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Fifty Years in Aberystwyth

Category Articles
Date November 25, 2015

It’s quite overwhelming to see so many of you here today, November 14th 2015, numbers of you having travelled far, even hundreds of miles to be with us, and have gone to such expense to be at my Golden Jubilee – fifty years of being in the pulpit of Alfred Place. I’m tempted to think you don’t know me, or that knowing me you’re a very forgiving bunch. One thing I’ve learned in the past fifty years is how God hides my falls and failures and follies from those who love me, and that God is great in mercy to them that fear him. As I have told you often, there’ve been times when if you’d known my heart you’d have spat in my face. One of my closest friends said to me recently about this special anniversary, ‘It will be O.K. They will say nice things about you … but you know your own heart.’ You have made this long trip not out of duty but because of your affection for me, and also because you identify with me, and I have been your spokesman preaching the gospel message in this community – just as you’ve been my voice supporting this same divine message where you live. We are in a gospel brotherhood that will last for ever.

This is a weekend of thanksgiving, and I am joined in the ministry by Dr. Joel Beeke whose friendship and encouragement has enriched the last decades.

In 1965 this congregation was looking for a new pastor and my dear cousin who had been my best man the previous year, the former professor of Welsh at the University here, Dr. Bobi Jones, gave my name to Mr. Wynne (one of the deacons of this church at the time). He told him I was a theological student who was awaiting a call from a congregation. He in turn passed my name on to the church secretary and subsequently I came here to preach on three occasions. I had numbers of friends amongst the students who were unsubtly dropping heavy hints that if the congregation called me, they would be attending Alfred Place in great numbers. A crowd of them turned up on the first Sunday and that helped my cause.

Then there was a group of people in the congregation who were a part of the growing company of evangelical Christians who had developed a delight for the historic Christian faith and who wanted that preaching from our own pulpit that would declare the whole counsel of God. Amongst them and with us today, thank God, were Dr. Ieuan and Mrs. Ivory Davies. They and others believed that a reformational ministry would be the most interesting and helpful and lucid and soul-enriching and God-honouring and saving message that anyone could hear. A number of them had been students in what was then the Inter-Varsity Fellowship. Some had loved to sit at the feet of Dr. Martyn Lloyd-Jones on his visits every couple of years to Aberystwyth. There was a new interest in the writings of the Puritans and the evangelical leaders of the 18th century, men like Whitefield and Daniel Rowland. These people began to be indebted to the Banner of Truth, and I myself came precisely from that background. They prayed much, individually and together, that I might come as their minister. Finally they voted successfully if narrowly to call me. I just scraped in, to the majority’s rejoicing. My cousin Bobi called me that Sunday night fifty years ago; ‘Good news Geoff,’ he said, ‘You’ve had the call.’ I wept. My mother-in-law was staying with us in Swansea at that time as our baby Eleri had just been born, and she was agitated about my tears; ‘What’s wrong?’ she cried. Iola explained that I’d had the call from Alfred Place and we were going to live in Aberystwyth.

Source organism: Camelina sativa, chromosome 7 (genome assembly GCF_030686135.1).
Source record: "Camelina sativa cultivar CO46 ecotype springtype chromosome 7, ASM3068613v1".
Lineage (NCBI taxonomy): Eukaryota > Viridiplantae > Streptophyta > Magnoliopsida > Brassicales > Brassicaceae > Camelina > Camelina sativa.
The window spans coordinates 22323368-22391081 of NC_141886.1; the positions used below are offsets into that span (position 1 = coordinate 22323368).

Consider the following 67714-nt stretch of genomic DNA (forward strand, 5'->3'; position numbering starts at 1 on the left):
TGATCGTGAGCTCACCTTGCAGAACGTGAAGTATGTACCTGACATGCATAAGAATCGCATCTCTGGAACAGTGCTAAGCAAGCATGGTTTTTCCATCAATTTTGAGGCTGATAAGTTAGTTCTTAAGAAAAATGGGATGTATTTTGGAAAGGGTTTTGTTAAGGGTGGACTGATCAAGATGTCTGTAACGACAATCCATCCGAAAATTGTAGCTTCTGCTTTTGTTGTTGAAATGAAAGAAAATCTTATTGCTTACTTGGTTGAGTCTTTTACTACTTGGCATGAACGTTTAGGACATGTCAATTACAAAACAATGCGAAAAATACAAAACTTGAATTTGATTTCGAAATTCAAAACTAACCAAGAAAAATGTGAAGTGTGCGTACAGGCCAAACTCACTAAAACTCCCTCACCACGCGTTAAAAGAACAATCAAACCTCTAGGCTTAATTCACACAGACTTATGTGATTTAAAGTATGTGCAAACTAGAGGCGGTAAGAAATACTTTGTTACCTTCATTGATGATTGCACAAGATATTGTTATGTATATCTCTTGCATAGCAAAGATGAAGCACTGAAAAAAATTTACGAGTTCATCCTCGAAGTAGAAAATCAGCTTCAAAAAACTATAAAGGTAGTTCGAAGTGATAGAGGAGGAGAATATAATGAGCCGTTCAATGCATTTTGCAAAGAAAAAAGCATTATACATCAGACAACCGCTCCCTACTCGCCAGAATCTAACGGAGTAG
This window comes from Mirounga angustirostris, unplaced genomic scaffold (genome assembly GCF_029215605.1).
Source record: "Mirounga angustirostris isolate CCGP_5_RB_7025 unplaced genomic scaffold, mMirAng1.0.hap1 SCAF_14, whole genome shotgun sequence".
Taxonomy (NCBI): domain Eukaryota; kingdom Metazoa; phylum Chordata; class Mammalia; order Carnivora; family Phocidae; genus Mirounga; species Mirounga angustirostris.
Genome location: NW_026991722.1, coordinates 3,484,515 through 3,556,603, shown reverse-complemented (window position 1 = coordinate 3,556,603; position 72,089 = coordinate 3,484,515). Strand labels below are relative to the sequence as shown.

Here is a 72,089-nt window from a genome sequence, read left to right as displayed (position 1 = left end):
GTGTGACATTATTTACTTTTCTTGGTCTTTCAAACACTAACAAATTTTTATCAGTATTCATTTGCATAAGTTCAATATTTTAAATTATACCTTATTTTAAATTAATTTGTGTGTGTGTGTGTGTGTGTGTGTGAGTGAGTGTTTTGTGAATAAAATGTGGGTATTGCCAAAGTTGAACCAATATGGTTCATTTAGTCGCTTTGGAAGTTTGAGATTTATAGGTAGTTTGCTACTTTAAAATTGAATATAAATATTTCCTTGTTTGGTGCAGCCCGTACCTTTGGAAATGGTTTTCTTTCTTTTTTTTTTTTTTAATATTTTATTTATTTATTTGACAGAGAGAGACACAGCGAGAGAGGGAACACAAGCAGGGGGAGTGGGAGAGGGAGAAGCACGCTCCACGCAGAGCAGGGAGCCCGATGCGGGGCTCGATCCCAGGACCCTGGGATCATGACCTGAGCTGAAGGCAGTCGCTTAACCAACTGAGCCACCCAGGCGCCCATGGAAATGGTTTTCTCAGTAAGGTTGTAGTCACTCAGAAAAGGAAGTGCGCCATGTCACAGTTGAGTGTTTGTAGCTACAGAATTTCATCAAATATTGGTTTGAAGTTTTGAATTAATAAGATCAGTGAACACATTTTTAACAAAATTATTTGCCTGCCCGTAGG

There are about half-a-dozen people in our congregation today who were attending the church at that time, three or four of whom actually participated in the voting, issuing that call to me to become their pastor-preacher. I soon baptized some of them, and then have baptized their children, and anticipate that it will not be long before their grandchildren will also be baptized when they make a credible profession of faith and come to the Lord’s table.

We’ve made this 50 year-long journey together, the changing congregation and myself, and today’s celebration is as much about their praying, and encouragement, and patience, and kindness to me as it is about the keeping power of God. Paul asks the congregation in Corinth, ‘What do you have that you didn’t first receive from God?’ The answer, of course, is absolutely nothing.